Gillian Anderson as Eleanor Roosevelt, Michelle Pfeiffer as Betty Ford and Viola Davis as Michelle Obama — “none of them is perfectly cast, in visual terms, but they nonetheless manage to more or less evoke the famous women they are playing, especially Pfeiffer,” says Matthew Gilbert. “But the script of the series, which premieres on Sunday at 9 p.m., well that’s a different story. There are a number of big problems afoot, beginning with the very concept. Leaping among three time periods, each with its own series of flashbacks, and leaping among three very different women — it’s just too much of a dizzying whirlwind. It’s a stone that never stops skipping. The experiences of each of these women could fill an entire series, and yet here they are squashed together, with regular notations of time and place attempting to keep us grounded. Each one of the women is basically reduced to her Wikipedia page, as we leap from one expected moment to another. It’s the worst kind of biopic behavior, times three.”
- What holds The First Lady back is its focus on three first ladies rather than one, with conflicting stories that compete for our attention: “Sure, the writers draw thematic connections, and each marquee actress does her real-life counterpart justice, but each episode feels like it’s teasing the viewer,” says Kelly Lawler. “Just when Roosevelt’s story gets gripping as she confronts her husband over his infidelity, the series abruptly pivots to the Obamas having an argument about Barack’s political career in 2001. Sure, it’s two shaky moments in two marriages, but there is the sense that the Roosevelts weren’t quite done with the scene by the time the Obamas show up. It’s more historical whiplash than historical commentary. So many individual scenes are engrossing and superbly acted, but they’re often undercut by the time jumping and editing. There’s never quite enough from any one first lady, which leaves a sense of disappointment. It’s unfortunately a show that is lesser than the sum of its Emmy- and Oscar-winning parts.”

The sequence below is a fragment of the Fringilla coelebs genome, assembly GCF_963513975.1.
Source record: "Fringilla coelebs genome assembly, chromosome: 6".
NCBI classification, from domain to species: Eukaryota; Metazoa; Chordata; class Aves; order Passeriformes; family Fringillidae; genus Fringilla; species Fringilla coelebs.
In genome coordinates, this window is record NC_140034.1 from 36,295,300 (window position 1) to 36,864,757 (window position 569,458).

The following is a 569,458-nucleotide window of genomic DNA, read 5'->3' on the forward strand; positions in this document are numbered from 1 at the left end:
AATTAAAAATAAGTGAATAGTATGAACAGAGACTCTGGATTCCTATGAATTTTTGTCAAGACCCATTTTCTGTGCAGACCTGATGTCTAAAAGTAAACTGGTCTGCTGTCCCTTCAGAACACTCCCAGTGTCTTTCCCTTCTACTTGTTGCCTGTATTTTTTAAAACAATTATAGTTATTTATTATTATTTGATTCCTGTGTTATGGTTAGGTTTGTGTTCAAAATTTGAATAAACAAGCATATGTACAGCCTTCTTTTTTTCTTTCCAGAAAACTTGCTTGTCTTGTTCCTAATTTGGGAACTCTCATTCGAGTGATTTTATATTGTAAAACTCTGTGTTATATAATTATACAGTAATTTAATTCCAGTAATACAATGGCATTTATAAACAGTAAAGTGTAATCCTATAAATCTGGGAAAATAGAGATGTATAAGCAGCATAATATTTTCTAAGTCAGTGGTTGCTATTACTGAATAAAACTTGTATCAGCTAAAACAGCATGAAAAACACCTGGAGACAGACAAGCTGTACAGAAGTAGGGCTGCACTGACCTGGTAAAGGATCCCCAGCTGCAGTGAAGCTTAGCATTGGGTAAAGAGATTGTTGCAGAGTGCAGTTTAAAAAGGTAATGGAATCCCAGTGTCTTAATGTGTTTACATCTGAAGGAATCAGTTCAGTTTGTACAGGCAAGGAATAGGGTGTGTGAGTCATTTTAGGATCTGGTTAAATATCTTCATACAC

- Michelle Pfeiffer’s Betty Ford runs away with the series: “Michelle Obama, Eleanor Roosevelt, and Betty Ford: One of these ladies is not quite like the others,” says Gabrielle Bruney. “It’s not just because she’s the Republican on the list—Ford, who spent only 895 days in the White House, just doesn’t have the same prominence in American cultural memory as the history-making, two-term, and still-prominent Obama, or Roosevelt, who served for 12 years and reshaped the nation’s idea of what a president’s wife could accomplish. So it might come as a slight surprise that despite (or perhaps because of) her lower profile, Betty Ford’s story is by far the best part of Showtime’s new series, The First Lady.” Eleanor Roosevelt has been endlessly portrayed, while Michelle Obama is regularly in the news. “Outside of …….